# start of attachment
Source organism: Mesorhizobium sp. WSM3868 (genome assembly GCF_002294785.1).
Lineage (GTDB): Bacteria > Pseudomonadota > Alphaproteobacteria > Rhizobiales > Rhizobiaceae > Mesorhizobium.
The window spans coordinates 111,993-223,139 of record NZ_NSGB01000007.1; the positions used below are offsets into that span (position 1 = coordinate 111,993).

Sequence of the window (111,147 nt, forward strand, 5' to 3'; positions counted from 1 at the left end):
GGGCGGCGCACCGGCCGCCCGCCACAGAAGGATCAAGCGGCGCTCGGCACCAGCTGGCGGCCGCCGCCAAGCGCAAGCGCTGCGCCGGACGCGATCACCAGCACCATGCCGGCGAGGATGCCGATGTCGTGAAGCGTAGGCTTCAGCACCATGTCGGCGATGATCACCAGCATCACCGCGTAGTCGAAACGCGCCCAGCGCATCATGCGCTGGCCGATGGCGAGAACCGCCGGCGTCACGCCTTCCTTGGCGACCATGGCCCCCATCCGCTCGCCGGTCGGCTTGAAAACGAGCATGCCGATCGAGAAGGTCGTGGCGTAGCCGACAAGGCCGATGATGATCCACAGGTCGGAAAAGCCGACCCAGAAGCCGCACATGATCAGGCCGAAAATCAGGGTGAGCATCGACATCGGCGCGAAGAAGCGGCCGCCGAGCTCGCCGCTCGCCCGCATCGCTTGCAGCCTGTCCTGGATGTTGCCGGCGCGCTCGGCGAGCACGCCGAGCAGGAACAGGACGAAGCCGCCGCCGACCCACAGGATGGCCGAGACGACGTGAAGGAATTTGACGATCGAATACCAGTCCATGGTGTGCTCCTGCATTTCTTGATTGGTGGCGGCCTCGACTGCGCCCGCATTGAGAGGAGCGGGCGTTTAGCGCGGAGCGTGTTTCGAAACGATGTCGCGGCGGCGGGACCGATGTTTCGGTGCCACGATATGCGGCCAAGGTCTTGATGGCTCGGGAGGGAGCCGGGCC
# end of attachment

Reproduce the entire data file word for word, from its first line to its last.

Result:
Source organism: Mesorhizobium sp. WSM3868 (genome assembly GCF_002294785.1).
Lineage (GTDB): Bacteria > Pseudomonadota > Alphaproteobacteria > Rhizobiales > Rhizobiaceae > Mesorhizobium.
The window spans coordinates 111,993-223,139 of record NZ_NSGB01000007.1; the positions used below are offsets into that span (position 1 = coordinate 111,993).

Sequence of the window (111,147 nt, forward strand, 5' to 3'; positions counted from 1 at the left end):
GGGCGGCGCACCGGCCGCCCGCCACAGAAGGATCAAGCGGCGCTCGGCACCAGCTGGCGGCCGCCGCCAAGCGCAAGCGCTGCGCCGGACGCGATCACCAGCACCATGCCGGCGAGGATGCCGATGTCGTGAAGCGTAGGCTTCAGCACCATGTCGGCGATGATCACCAGCATCACCGCGTAGTCGAAACGCGCCCAGCGCATCATGCGCTGGCCGATGGCGAGAACCGCCGGCGTCACGCCTTCCTTGGCGACCATGGCCCCCATCCGCTCGCCGGTCGGCTTGAAAACGAGCATGCCGATCGAGAAGGTCGTGGCGTAGCCGACAAGGCCGATGATGATCCACAGGTCGGAAAAGCCGACCCAGAAGCCGCACATGATCAGGCCGAAAATCAGGGTGAGCATCGACATCGGCGCGAAGAAGCGGCCGCCGAGCTCGCCGCTCGCCCGCATCGCTTGCAGCCTGTCCTGGATGTTGCCGGCGCGCTCGGCGAGCACGCCGAGCAGGAACAGGACGAAGCCGCCGCCGACCCACAGGATGGCCGAGACGACGTGAAGGAATTTGACGATCGAATACCAGTCCATGGTGTGCTCCTGCATTTCTTGATTGGTGGCGGCCTCGACTGCGCCCGCATTGAGAGGAGCGGGCGTTTAGCGCGGAGCGTGTTTCGAAACGATGTCGCGGCGGCGGGACCGATGTTTCGGTGCCACGATATGCGGCCAAGGTCTTGATGGCTCGGGAGGGAGCCGGGCC